Photo: Todd Chapman and Ben Simons taking in the view of Destiny Ridge vineyard.

Photo: Grenache vines with a view of the Columbia River.  Elevation 900 feet above sea level on basalt soil.
From our perch at the top of Destiny Ridge, we saw Jarrod inspecting vines below. Before continuing our tour, we drove over to have a quick visit with him while he was working.

Photo: Jarrod Boyle and Todd Chapman thinning vines.

Jarrod Boyle impressed me. He struck me as a focused, dedicated, hard working, family man. He was friendly, and his staff told me several times that he's receptive to new ideas and encourages innovation. Yet, Jarrod has a serious and potent undercurrent, a man who makes things happen. I liked him. Jarrod was born in Prosser, Washington and learned vineyard management while working for Hogue Cellars, under the tutelage of Dr. Wade Wolfe. His two sons were at the winery on my visit. This is a family winery.

Photo: Todd thinning Barbera clusters.

Our next stop was at the Barbera vines. Todd thinned some of the Barbera clusters while Ben and I watched. As pretty as these clusters looked, the vines can only support so many and still produce top quality fruit. To properly ripen, many of these clusters must go. Some of these “waste” clusters are going to end up in a *new project lead by Ben Simons. I'll let him tell that story later.

(*Update: Read about the Verjus project Ben Simons is leading.)

Photo: Todd Chapman demonstrating how to work with younger vines.
Photo: Matt Dodson, Assistant Winemaker for Alexandria Nicole Cellars.

After our vineyard tour, we joined assistant winemaker Matt Dodson for some refreshing barrel samples. Matt is another gregarious, enthusiastic Alexandria Nicole personality. We discussed wine, barrel selection, the pleasure of working with top quality fruit and several new projects. Even though Alexandria Nicole makes over 20 different wines, they have collaborated on beer and cider making efforts, including Noble Rot.

Photo: Noble Rot beer.
Alexandria Nicole Cellars has collaborated with Dogfish Head Craft Brewery. Together they have created “Noble Rot” a beer/wine hybrid, consisting of about 51% beer along with 49% wine. It tasted sweet to me, with Belgian characteristics. There's a detailed article about this project written by: The Pour Fool, 24 February 2012, “Dogfish Head Brewing and Alexandria Nicole Cellars: Rot Hits the Sweet Spot!”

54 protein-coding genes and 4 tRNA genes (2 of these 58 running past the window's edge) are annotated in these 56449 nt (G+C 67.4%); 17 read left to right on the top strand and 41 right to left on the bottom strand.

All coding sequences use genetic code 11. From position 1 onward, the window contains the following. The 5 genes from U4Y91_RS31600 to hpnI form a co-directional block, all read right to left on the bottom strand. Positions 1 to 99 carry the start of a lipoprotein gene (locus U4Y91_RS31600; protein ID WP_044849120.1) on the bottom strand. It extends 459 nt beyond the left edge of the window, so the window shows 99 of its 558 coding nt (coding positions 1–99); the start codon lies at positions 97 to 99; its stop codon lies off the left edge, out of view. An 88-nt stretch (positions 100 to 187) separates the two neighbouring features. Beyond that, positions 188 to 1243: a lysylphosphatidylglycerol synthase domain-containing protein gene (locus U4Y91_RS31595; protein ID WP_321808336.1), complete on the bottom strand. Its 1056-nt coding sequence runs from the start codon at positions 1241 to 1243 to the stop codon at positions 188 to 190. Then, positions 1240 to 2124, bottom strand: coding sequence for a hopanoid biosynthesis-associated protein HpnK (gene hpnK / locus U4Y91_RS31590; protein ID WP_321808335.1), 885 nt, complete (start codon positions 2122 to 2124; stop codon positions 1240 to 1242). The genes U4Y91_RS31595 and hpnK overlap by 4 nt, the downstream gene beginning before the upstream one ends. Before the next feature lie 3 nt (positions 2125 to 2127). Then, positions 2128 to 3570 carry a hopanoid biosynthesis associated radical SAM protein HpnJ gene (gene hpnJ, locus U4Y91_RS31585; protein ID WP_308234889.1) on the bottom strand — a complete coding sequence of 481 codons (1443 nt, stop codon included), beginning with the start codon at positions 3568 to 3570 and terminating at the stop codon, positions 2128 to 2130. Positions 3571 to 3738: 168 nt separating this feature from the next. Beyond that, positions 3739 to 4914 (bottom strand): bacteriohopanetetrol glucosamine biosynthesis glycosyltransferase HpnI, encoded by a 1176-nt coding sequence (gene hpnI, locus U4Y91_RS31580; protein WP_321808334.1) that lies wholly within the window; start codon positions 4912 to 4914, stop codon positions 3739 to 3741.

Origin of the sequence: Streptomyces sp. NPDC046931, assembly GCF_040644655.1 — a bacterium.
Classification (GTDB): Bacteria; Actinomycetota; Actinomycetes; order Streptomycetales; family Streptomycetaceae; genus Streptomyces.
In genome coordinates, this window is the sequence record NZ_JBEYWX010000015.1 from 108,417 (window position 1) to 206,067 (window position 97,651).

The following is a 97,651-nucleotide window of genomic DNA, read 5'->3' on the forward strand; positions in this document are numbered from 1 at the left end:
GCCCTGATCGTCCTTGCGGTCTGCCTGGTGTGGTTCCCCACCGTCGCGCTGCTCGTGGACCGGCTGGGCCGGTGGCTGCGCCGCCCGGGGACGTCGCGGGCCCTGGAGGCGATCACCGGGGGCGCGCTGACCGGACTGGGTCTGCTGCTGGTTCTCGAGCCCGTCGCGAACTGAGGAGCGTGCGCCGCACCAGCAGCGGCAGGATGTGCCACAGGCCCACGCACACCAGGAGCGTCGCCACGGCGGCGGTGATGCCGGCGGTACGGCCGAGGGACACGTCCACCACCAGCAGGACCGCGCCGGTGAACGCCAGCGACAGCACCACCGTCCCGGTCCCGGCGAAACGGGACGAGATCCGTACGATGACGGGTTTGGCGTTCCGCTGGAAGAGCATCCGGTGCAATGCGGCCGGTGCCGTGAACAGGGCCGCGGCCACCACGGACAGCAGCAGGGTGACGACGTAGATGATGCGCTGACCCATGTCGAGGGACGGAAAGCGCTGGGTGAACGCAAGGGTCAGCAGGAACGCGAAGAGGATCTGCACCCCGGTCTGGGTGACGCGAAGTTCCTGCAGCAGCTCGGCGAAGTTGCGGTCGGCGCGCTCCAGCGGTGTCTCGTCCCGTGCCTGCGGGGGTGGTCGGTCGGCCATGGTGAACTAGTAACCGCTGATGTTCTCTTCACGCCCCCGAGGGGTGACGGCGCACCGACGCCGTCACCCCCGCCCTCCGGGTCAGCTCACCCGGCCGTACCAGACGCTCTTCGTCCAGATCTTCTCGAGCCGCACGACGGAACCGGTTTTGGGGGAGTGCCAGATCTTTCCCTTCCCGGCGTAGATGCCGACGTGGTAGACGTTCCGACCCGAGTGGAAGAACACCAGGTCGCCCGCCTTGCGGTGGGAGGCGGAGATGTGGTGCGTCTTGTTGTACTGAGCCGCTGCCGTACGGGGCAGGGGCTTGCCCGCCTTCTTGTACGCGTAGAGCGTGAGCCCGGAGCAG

Another new effort by Alexandria Nicole Cellars, is that they now provide 5 gallon kegs of wine to several establishments in Seattle. Yes, premium Washington wine in kegs. An advantage of providing wine in 5 gallon kegs is that quality and freshness is guaranteed, from the first glass to the last glass of wine. Empty kegs are returned to the winery, sterilized and then re-filled. There is no wasted cork or glass bottles. This familiar, but new to wine packaging and delivery platform, helps keep costs down and is part of Alexandria Nicoles sustainable winemaking efforts. Are you impressed yet?

Photo: Matt Dodson opening 2010 Rockstar Red and 2008 Malbec.

We barrel sampled 2011 Grenache, Tempranillo, Counoise, Cabernet Sauvignon and Merlot. I have to tell you that Alexandria Nicole Cellars 2011 Estate wines are looking to be a tasty vintage. Next we tasted 2010 Rockstar Red and 2008 Malbec. I will have reviews on these wines soon.

The excitement and passion for making wine at Alexandria Nicole Cellars is palpable. Everyone I spoke with is stoked about making wine, beer, cider and several unnamed projects. Jared and Ali have created a beautiful environment for making world-class wine. They are receptive to new ideas about winemaking and related commodities. They listen to their staff and welcome input to improve the business and brand. They make damn good wine too. A big thanks to everyone at Alexandria Nicole Cellars for taking time out of their busy day to show me around and bend my ears.

Alexandria Nicole Cellars Tasting Rooms

Prosser Tasting Room
Open Daily: 11:00 am – 5:00 pm Daily
2880 Lee Road, Suite D
Prosser, Washington 99350
509.786.3497
wineclub@alexandrianicolecellars.com

Hollywood Schoolhouse Tasting Room
Open: Thursday- Monday: 12:00 p.m. – 5:00 p.m.
(Woodinville extended hours from 5-8pm Friday evening for wine club members.)
14810 Northeast 145th Street
Woodinville, WA
425.487.9463
shanahw@alexandrianicolecellars.com

Cheers!